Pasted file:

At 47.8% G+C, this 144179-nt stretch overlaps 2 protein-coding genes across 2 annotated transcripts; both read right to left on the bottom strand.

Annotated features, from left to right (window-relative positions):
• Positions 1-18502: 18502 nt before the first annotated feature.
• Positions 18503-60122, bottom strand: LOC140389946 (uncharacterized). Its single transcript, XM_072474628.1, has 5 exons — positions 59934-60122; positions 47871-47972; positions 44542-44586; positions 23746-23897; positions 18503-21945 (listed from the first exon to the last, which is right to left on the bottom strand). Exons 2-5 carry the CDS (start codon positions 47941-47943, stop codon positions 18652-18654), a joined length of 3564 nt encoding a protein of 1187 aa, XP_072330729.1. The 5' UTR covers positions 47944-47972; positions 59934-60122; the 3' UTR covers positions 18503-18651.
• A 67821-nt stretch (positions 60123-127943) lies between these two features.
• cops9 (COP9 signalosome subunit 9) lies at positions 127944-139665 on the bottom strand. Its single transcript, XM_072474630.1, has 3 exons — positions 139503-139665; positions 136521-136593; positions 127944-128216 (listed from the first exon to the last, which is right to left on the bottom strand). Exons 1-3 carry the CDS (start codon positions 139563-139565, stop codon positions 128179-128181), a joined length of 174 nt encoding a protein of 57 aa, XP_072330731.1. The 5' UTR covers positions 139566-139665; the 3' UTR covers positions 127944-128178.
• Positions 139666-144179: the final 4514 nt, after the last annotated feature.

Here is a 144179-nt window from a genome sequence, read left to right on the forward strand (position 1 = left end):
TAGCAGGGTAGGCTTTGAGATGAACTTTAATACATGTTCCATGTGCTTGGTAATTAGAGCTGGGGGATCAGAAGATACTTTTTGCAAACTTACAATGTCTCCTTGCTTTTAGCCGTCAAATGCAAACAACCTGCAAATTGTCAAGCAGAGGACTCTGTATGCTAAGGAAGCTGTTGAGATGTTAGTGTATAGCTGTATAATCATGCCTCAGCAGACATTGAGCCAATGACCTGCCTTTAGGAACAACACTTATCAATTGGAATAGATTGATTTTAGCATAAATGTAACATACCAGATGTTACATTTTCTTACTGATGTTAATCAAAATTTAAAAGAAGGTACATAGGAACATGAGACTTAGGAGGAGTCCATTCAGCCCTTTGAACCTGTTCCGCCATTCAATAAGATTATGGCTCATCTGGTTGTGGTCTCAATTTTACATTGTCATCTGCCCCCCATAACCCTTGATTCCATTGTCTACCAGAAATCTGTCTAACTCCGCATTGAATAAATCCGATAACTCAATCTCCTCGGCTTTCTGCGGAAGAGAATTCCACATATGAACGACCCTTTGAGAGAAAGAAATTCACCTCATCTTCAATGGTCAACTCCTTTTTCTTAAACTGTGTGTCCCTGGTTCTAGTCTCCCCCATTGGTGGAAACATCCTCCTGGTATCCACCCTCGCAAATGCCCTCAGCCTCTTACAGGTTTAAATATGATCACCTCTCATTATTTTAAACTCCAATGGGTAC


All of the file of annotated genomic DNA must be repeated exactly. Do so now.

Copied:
At 47.8% G+C, this 144179-nt stretch overlaps 2 protein-coding genes across 2 annotated transcripts; both read right to left on the bottom strand.

Annotated features, from left to right (window-relative positions):
• Positions 1-18502: 18502 nt before the first annotated feature.
• Positions 18503-60122, bottom strand: LOC140389946 (uncharacterized). Its single transcript, XM_072474628.1, has 5 exons — positions 59934-60122; positions 47871-47972; positions 44542-44586; positions 23746-23897; positions 18503-21945 (listed from the first exon to the last, which is right to left on the bottom strand). Exons 2-5 carry the CDS (start codon positions 47941-47943, stop codon positions 18652-18654), a joined length of 3564 nt encoding a protein of 1187 aa, XP_072330729.1. The 5' UTR covers positions 47944-47972; positions 59934-60122; the 3' UTR covers positions 18503-18651.
• A 67821-nt stretch (positions 60123-127943) lies between these two features.
• cops9 (COP9 signalosome subunit 9) lies at positions 127944-139665 on the bottom strand. Its single transcript, XM_072474630.1, has 3 exons — positions 139503-139665; positions 136521-136593; positions 127944-128216 (listed from the first exon to the last, which is right to left on the bottom strand). Exons 1-3 carry the CDS (start codon positions 139563-139565, stop codon positions 128179-128181), a joined length of 174 nt encoding a protein of 57 aa, XP_072330731.1. The 5' UTR covers positions 139566-139665; the 3' UTR covers positions 127944-128178.
• Positions 139666-144179: the final 4514 nt, after the last annotated feature.

Here is a 144179-nt window from a genome sequence, read left to right on the forward strand (position 1 = left end):
TAGCAGGGTAGGCTTTGAGATGAACTTTAATACATGTTCCATGTGCTTGGTAATTAGAGCTGGGGGATCAGAAGATACTTTTTGCAAACTTACAATGTCTCCTTGCTTTTAGCCGTCAAATGCAAACAACCTGCAAATTGTCAAGCAGAGGACTCTGTATGCTAAGGAAGCTGTTGAGATGTTAGTGTATAGCTGTATAATCATGCCTCAGCAGACATTGAGCCAATGACCTGCCTTTAGGAACAACACTTATCAATTGGAATAGATTGATTTTAGCATAAATGTAACATACCAGATGTTACATTTTCTTACTGATGTTAATCAAAATTTAAAAGAAGGTACATAGGAACATGAGACTTAGGAGGAGTCCATTCAGCCCTTTGAACCTGTTCCGCCATTCAATAAGATTATGGCTCATCTGGTTGTGGTCTCAATTTTACATTGTCATCTGCCCCCCATAACCCTTGATTCCATTGTCTACCAGAAATCTGTCTAACTCCGCATTGAATAAATCCGATAACTCAATCTCCTCGGCTTTCTGCGGAAGAGAATTCCACATATGAACGACCCTTTGAGAGAAAGAAATTCACCTCATCTTCAATGGTCAACTCCTTTTTCTTAAACTGTGTGTCCCTGGTTCTAGTCTCCCCCATTGGTGGAAACATCCTCCTGGTATCCACCCTCGCAAATGCCCTCAGCCTCTTACAGGTTTAAATATGATCACCTCTCATTATTTTAAACTCCAATGGGTAC